This is basically a bit of a brain-dump I wrote for one of my clients about the future of publishing. I’ve tried to remove anything too specific to them and to make it work on a more generic level.
My basic stance is that its not about threats, its about opportunities. But – publishers find anything to do with technology – hell anything to do with change – too hard to think about, wish it would go away and don’t want to / aren’t dealing with it.
Certainly that’s my experience with a lot of publishers throughout the business. The advantages the bigger, multinational companies have is that they have the resource to put some brains onto this and to start thinking it through. Of course, the logic is also that they have much more to lose – at this stage – than the smaller independents do, when the tide turns.
Publisher’s customers used to be the retailers. Then came amazon, who discounted like mad to get market share. Then came the supermarkets, who discounted and leveraged their massive buying power. Very quickly, things got much more competitive in retailing, discounts inevitably increased (led by amazon but compounded by the supermarkets) and retail became a bloodbath.
Publishers were the ones who really lost, losing margin to all of their customers, and finding it harder to get books into shops which were now focusing on the sure-fire big-selling hits. The outcome is that publishers now have to look at ways of getting more margin and more ‘value’ from each sale – which means looking outside of the established ways of selling. The natural conclusion of this is getting closer to readers and, in some cases, selling direct to them, going direct for at least a small percentage of sales.
And the web is a great way to do that, if you can do it right. Talking directly to your customers allows you to create trust, dialogue and ultimately to build ‘brand values’ in you, looping readers into your outlook and your authors.
Every visit to your site (or purchase of one of your books) is a chance to create a new loyal reader / customer and should be treated as such. When Amazon entered the market, publishers just saw it as another channel – great, but shortsighted. Amazon’s most valuable asset is the customer data it holds, and the trust those customers place in Amazon and its selling methods. Certainly, publishers missed a trick not to ask Amazon to let them have insight into how the customers were working as a payoff for working with Amazon in the early days.
So from this first perspective, the future of publishing is with publishers getting much closer to readers, understanding them and making offers based on their preferences, and actrively engaging in valuable dialogue with them. And the web is the natural place for that to happen.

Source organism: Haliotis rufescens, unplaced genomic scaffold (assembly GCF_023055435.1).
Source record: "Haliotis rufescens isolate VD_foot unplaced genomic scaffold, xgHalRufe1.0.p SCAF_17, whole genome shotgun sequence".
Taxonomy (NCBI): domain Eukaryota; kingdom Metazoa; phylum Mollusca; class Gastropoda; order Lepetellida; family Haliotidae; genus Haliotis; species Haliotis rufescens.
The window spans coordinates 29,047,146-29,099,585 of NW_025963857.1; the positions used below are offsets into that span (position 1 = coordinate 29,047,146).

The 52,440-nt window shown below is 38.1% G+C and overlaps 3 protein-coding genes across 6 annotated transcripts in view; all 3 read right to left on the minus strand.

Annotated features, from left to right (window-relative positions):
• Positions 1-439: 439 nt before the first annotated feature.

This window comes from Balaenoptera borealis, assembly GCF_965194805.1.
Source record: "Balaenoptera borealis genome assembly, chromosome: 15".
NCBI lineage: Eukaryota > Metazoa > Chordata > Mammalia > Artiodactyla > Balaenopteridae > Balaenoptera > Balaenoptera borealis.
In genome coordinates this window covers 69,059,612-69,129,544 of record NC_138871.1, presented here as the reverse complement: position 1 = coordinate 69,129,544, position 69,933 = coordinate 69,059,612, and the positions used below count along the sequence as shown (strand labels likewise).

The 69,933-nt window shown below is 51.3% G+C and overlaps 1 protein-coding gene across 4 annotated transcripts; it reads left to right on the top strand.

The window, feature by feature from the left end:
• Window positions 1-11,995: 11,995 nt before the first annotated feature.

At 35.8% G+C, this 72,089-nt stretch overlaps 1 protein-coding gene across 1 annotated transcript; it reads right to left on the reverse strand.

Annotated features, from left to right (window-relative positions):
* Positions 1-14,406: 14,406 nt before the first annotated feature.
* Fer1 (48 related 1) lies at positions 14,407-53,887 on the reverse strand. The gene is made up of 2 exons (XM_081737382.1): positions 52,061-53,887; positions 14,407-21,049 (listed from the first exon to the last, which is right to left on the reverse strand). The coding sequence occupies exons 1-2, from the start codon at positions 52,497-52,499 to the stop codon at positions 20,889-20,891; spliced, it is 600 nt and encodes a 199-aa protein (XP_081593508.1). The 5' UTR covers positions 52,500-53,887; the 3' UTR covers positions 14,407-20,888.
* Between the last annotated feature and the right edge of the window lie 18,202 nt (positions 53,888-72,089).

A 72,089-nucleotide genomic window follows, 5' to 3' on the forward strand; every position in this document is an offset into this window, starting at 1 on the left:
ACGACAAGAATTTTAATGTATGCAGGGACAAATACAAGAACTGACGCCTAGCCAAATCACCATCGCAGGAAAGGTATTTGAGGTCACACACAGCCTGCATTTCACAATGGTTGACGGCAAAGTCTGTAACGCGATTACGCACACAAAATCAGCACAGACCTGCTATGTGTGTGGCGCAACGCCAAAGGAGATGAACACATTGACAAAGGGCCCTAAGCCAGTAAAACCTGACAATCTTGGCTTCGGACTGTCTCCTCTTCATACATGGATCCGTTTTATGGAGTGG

Whatever happens with Google and the other players – Books will be available to search digitally from a number of providers. That is the future.
Where Google went wrong was running in full of Californian gusto to a room full of dusty old publishers, and not understanding that publishing hasn’t even got its head around web 1.0 let alone web 2.0.
To publishers, Google appeared to be accelerating the onset in publishing of what had shaken music, and the movie business (digitisation!) and doing it without any consulation with the copyright holders. It freaked them out.
Ultimately book search should be fantastic. For non-fiction, particularly obscure non-fiction, it’s a godsend for authors and publishers. It is the perfect way of introducing readers to content, letting them know that a book exists on the subject they are researching.
As (if it’s in copyright) the title will only be extracted, there is no danger of the reader just getting what they want from a Google search. Or at least, no more than they would from going into a book shop and flicking through the book. I often (mis) quote Tim O’Reilly:
“The biggest threat most authors face isn’t piracy, it’s obscurity”.
If publishers can jump into this value chain, by selling direct from the Google page, printing on demand, or whatever it is – then it’s a great opportunity. But, as with many of these opportunities, you can help but feel that it’s something that will get put in the ‘too hard’ box and get forgotten about while someone else reaps the benefits. And no, suing is not going to help.